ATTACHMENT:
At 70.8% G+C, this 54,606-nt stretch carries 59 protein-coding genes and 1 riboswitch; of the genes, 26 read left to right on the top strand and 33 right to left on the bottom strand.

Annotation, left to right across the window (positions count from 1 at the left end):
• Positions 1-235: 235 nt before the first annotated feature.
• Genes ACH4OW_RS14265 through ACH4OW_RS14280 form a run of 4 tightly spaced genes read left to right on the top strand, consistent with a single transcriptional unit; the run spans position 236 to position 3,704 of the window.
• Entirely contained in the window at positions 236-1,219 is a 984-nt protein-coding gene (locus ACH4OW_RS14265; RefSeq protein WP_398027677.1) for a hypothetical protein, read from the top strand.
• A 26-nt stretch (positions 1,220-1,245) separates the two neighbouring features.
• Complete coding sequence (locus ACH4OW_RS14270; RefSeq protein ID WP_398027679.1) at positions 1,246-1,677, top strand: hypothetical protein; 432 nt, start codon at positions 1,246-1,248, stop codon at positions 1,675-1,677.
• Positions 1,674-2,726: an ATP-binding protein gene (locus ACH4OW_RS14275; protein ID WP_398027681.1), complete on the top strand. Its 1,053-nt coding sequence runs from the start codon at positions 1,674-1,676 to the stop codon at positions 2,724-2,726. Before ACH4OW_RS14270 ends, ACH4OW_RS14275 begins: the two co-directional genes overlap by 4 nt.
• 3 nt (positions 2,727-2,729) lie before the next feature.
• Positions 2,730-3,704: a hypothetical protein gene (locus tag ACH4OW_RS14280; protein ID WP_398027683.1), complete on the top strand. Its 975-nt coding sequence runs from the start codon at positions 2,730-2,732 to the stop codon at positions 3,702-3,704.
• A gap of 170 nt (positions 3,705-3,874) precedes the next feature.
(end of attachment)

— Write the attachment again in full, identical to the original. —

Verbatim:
At 70.8% G+C, this 54,606-nt stretch carries 59 protein-coding genes and 1 riboswitch; of the genes, 26 read left to right on the top strand and 33 right to left on the bottom strand.

Annotation, left to right across the window (positions count from 1 at the left end):
• Positions 1-235: 235 nt before the first annotated feature.
• Genes ACH4OW_RS14265 through ACH4OW_RS14280 form a run of 4 tightly spaced genes read left to right on the top strand, consistent with a single transcriptional unit; the run spans position 236 to position 3,704 of the window.
• Entirely contained in the window at positions 236-1,219 is a 984-nt protein-coding gene (locus ACH4OW_RS14265; RefSeq protein WP_398027677.1) for a hypothetical protein, read from the top strand.
• A 26-nt stretch (positions 1,220-1,245) separates the two neighbouring features.
• Complete coding sequence (locus ACH4OW_RS14270; RefSeq protein ID WP_398027679.1) at positions 1,246-1,677, top strand: hypothetical protein; 432 nt, start codon at positions 1,246-1,248, stop codon at positions 1,675-1,677.
• Positions 1,674-2,726: an ATP-binding protein gene (locus ACH4OW_RS14275; protein ID WP_398027681.1), complete on the top strand. Its 1,053-nt coding sequence runs from the start codon at positions 1,674-1,676 to the stop codon at positions 2,724-2,726. Before ACH4OW_RS14270 ends, ACH4OW_RS14275 begins: the two co-directional genes overlap by 4 nt.
• 3 nt (positions 2,727-2,729) lie before the next feature.
• Positions 2,730-3,704: a hypothetical protein gene (locus tag ACH4OW_RS14280; protein ID WP_398027683.1), complete on the top strand. Its 975-nt coding sequence runs from the start codon at positions 2,730-2,732 to the stop codon at positions 3,702-3,704.
• A gap of 170 nt (positions 3,705-3,874) precedes the next feature.